I'm probably not being very clear but guess I'm just wondering how the BD80 allows setup for downmix and surround encoded settings.

Robert
robertrobert is offline  
post #837 of 1706 Old 11-24-2009, 11:43 PM
AVS Special Member
 
BIslander's Avatar
 
Join Date: Jul 2005
Posts: 8,598
Mentioned: 0 Post(s)
Tagged: 0 Thread(s)
Quoted: 96 Post(s)
Liked: 136
Quote:
Originally Posted by robertrobert View Post

Does that mean that I should just leave it set to surround encoded for both DTS and DD? Or do I need to change it back to downmix when going from DTS to DD? Maybe there is individual settings for downmix and surround encoded for both DTS and DD on the BD80? Or maybe it is a global setting that I just leave at surround encoded for both DTS and DD?

The downmix setting tells the player what to do when it needs to downmix. This is a global setting and it is not related to how the mutichannel source was originally encoded. So, just set Downmix to Surround Encoded and leave it.

Here's what happens:

You've set the DTS Digital Output to PCM and the player will downmix DTS tracks to stereo using Dolby Surround.

You've set the Dolby Digital Output to bitstream and the player will simply send the encoded DD 5.1 track to your receiver for decoding.
BIslander is online now  
post #838 of 1706 Old 11-25-2009, 09:28 AM
Advanced Member
 
robertrobert's Avatar
 
Join Date: Nov 2007
Posts: 934
Mentioned: 0 Post(s)
Tagged: 0 Thread(s)
Quoted: 0 Post(s)
Liked: 16
BIslander,

Would the Panasonic BD60 work for my application or is the BD80 the better player with settings etc.? It looks identical between the two except the BD80 has 7.1 analog outputs by decoding internally. I'm not sure if the BD60 has a separate bitstream/PCM setting for DD and DTS like you mentioned the BD80 has. Anyway I'm not sure if there is anything else or if the BD80 has better analog sound compared to the BD60.

I went on Bestbuy and it seems that quite a few folks were having errors and sound issues when trying to use the HDMI with the latest sound codecs. I'm not sure if they aren't setting things up right or whether the BD80 has some issues requiring some future firmware update. It seems the scores are high on Amazon.com but not as high as the BD60 but sure that is just due to the lower price.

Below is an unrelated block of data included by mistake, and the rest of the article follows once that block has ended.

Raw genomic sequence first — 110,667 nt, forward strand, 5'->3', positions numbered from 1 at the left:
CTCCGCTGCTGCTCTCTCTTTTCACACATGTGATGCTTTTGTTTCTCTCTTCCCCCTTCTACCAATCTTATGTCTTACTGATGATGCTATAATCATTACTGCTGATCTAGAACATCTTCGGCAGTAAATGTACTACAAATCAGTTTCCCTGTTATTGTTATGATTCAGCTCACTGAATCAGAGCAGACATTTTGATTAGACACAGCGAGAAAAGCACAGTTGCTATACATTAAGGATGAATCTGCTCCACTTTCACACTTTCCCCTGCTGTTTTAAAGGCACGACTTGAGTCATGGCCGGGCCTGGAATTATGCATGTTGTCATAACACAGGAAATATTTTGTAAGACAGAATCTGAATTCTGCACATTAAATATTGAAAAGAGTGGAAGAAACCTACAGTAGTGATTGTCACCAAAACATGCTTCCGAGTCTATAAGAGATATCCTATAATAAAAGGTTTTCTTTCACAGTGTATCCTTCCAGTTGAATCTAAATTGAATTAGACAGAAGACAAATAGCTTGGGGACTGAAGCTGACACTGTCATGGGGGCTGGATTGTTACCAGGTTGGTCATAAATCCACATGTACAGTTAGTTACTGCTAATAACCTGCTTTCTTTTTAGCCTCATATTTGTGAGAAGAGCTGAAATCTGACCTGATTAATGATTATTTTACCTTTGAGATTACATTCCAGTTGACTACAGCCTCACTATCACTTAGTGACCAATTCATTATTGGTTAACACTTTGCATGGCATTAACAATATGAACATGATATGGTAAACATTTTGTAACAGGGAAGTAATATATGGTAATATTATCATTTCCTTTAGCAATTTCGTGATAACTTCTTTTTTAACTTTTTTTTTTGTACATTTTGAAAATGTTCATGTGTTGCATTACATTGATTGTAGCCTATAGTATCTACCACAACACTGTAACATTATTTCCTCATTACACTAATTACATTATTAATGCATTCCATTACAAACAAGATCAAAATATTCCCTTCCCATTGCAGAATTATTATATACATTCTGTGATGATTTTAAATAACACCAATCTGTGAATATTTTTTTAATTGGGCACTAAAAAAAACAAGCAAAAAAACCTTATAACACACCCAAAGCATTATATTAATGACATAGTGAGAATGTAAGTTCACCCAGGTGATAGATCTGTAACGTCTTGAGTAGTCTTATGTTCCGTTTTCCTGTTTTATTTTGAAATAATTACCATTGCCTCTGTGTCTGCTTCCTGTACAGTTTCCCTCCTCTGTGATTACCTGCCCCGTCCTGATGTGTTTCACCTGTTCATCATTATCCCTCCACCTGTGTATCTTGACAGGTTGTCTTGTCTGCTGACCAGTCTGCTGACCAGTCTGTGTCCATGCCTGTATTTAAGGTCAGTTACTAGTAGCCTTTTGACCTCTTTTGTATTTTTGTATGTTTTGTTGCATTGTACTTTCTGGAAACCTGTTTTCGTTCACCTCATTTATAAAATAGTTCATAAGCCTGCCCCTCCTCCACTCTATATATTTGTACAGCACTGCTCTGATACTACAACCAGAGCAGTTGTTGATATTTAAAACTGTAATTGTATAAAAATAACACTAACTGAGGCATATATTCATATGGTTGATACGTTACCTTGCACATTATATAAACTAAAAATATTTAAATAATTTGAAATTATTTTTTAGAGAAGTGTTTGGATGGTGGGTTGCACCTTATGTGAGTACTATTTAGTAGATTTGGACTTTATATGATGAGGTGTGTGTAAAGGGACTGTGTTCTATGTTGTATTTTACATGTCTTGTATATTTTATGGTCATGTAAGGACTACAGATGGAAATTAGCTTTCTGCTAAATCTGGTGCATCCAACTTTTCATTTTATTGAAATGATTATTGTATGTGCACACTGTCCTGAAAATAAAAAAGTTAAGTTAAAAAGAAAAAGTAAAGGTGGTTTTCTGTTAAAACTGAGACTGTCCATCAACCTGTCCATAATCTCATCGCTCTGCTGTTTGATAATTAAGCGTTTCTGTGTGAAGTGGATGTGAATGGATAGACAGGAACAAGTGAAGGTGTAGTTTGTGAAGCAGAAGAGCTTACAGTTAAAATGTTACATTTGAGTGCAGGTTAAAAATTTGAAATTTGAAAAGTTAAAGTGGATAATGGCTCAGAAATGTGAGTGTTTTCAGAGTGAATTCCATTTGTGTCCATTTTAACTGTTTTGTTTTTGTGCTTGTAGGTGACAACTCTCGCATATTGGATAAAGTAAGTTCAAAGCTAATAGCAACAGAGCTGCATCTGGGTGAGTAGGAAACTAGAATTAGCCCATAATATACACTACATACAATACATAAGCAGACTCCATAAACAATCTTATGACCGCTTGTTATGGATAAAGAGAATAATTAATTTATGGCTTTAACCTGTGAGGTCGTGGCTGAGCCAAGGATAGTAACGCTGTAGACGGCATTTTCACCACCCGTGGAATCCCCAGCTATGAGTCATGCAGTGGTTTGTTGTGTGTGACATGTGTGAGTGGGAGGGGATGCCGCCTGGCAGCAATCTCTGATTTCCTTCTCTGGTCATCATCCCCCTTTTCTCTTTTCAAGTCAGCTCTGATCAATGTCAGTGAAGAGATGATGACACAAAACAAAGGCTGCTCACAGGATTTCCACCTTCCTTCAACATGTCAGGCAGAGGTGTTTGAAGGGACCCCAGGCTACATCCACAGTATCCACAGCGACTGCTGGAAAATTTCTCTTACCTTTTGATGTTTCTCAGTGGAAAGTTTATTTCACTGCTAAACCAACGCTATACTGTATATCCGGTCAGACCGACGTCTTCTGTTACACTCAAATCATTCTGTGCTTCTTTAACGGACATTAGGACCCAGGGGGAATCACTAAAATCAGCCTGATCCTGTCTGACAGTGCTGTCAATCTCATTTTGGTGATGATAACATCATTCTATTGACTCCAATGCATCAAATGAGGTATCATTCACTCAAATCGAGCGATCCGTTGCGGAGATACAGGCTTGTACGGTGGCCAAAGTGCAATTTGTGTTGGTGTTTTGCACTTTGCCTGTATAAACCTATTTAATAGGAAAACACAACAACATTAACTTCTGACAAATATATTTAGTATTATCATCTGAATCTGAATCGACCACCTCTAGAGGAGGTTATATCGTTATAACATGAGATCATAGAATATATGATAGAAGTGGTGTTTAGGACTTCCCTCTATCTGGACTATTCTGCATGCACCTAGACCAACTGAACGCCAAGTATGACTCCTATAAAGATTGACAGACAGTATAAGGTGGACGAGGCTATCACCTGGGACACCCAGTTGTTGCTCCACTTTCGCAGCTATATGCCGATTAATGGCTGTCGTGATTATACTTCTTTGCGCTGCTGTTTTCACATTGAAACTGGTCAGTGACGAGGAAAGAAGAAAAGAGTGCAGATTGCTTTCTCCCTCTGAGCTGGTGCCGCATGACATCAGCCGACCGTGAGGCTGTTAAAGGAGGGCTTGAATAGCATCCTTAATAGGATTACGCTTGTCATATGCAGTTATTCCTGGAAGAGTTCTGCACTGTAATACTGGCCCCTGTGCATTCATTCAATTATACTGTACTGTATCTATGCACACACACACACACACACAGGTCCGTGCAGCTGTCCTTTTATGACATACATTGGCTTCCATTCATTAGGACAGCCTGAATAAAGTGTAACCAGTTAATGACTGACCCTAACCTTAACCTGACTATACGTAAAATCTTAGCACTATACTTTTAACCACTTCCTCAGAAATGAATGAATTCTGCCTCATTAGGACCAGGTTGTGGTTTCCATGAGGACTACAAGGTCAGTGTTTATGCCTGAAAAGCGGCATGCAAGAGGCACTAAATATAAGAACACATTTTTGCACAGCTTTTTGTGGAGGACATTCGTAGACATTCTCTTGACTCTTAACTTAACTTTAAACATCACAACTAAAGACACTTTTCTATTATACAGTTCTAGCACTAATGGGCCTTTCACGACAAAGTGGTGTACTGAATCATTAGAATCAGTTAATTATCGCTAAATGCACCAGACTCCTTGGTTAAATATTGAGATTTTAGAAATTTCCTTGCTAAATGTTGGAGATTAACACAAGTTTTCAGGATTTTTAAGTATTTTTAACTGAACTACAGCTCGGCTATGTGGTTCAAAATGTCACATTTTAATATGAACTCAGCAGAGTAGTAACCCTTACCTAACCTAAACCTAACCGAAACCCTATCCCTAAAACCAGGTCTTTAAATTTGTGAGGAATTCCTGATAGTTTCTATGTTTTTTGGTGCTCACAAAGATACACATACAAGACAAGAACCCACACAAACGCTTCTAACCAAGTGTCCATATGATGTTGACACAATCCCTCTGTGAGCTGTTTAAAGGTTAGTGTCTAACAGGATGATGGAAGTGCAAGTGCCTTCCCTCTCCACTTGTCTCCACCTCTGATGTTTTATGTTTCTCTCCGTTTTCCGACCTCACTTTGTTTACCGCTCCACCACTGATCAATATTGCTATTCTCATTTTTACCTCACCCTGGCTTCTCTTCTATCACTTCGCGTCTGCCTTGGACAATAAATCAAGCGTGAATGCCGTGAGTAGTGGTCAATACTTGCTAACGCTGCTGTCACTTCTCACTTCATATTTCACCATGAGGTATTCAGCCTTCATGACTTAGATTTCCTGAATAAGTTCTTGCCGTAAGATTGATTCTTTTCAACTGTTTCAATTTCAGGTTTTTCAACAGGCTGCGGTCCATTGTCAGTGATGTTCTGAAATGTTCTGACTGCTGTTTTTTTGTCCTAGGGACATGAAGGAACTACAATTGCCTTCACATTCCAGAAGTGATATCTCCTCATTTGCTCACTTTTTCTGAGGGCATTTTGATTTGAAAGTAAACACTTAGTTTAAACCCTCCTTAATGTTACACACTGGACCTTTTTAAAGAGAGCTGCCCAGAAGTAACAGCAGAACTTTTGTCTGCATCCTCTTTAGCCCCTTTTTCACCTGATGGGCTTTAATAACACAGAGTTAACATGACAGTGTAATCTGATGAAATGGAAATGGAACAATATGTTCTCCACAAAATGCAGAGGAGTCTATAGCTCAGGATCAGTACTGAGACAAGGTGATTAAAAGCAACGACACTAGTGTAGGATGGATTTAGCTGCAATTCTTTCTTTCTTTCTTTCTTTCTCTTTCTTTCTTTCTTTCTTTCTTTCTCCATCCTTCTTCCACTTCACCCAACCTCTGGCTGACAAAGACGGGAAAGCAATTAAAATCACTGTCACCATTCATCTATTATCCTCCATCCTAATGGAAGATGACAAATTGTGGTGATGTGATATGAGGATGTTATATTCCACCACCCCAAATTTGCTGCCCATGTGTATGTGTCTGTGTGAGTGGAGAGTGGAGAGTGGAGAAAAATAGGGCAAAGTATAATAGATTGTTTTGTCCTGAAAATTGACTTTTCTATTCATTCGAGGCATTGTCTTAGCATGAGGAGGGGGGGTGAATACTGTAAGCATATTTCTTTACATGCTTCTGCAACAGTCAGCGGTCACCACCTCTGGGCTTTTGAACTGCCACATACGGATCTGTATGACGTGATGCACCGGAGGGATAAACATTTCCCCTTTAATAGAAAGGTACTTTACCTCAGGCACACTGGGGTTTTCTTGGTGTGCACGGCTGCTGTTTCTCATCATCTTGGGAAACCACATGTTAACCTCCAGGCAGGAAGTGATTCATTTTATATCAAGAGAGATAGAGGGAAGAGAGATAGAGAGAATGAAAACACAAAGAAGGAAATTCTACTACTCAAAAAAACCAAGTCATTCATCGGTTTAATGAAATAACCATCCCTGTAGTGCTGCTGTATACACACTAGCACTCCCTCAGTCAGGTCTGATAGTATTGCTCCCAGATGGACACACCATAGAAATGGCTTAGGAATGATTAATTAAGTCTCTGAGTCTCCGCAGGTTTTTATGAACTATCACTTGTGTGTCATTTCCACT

Robert
robertrobert is offline  
post #839 of 1706 Old 11-25-2009, 02:14 PM
Member
 
Leesrt's Avatar
 
Join Date: Nov 2009
Posts: 78
Mentioned: 0 Post(s)
Tagged: 0 Thread(s)
Quoted: 0 Post(s)
Liked: 10
Can anyone post a few BD players that have a discrete 5.1 analog output. My Yamaha receiver doesn't decode but has the discrete inputs.

I've been looking but all I can find just have left/right analog outputs.
Leesrt is offline  
post #840 of 1706 Old 11-25-2009, 02:16 PM
Senior Member
 
Geezer's Avatar
 
Join Date: Mar 2003
Location: SFV, CA
Posts: 395
Mentioned: 0 Post(s)
Tagged: 0 Thread(s)
Quoted: 0 Post(s)
Liked: 11
Quote:
Originally Posted by Leesrt View Post

Can anyone post a few BD players that have a discrete 5.1 analog output. My Yamaha receiver doesn't decode but has the discrete inputs.

I've been looking but all I can find just have left/right analog outputs.

My Sony 550 does & I believe the panasonic 55 & 60 does.
Geezer is offline  
Reply Blu-ray Players

Tags
Blu Ray Players , Samsung , Samsung Bd P1600 Blu Ray Player
Gear in this thread - P1600 by PriceGrabber.com

Thread Tools
Show Printable Version Show Printable Version
Email this Page Email this Page


Forum Jump: 

Posting Rules  
You may not post new threads
You may not post replies
You may not post attachments
You may not edit your posts

BB code is On
Smilies are On
[IMG] code is On
HTML code is Off
Trackbacks are Off
Pingbacks are Off
Refbacks are Off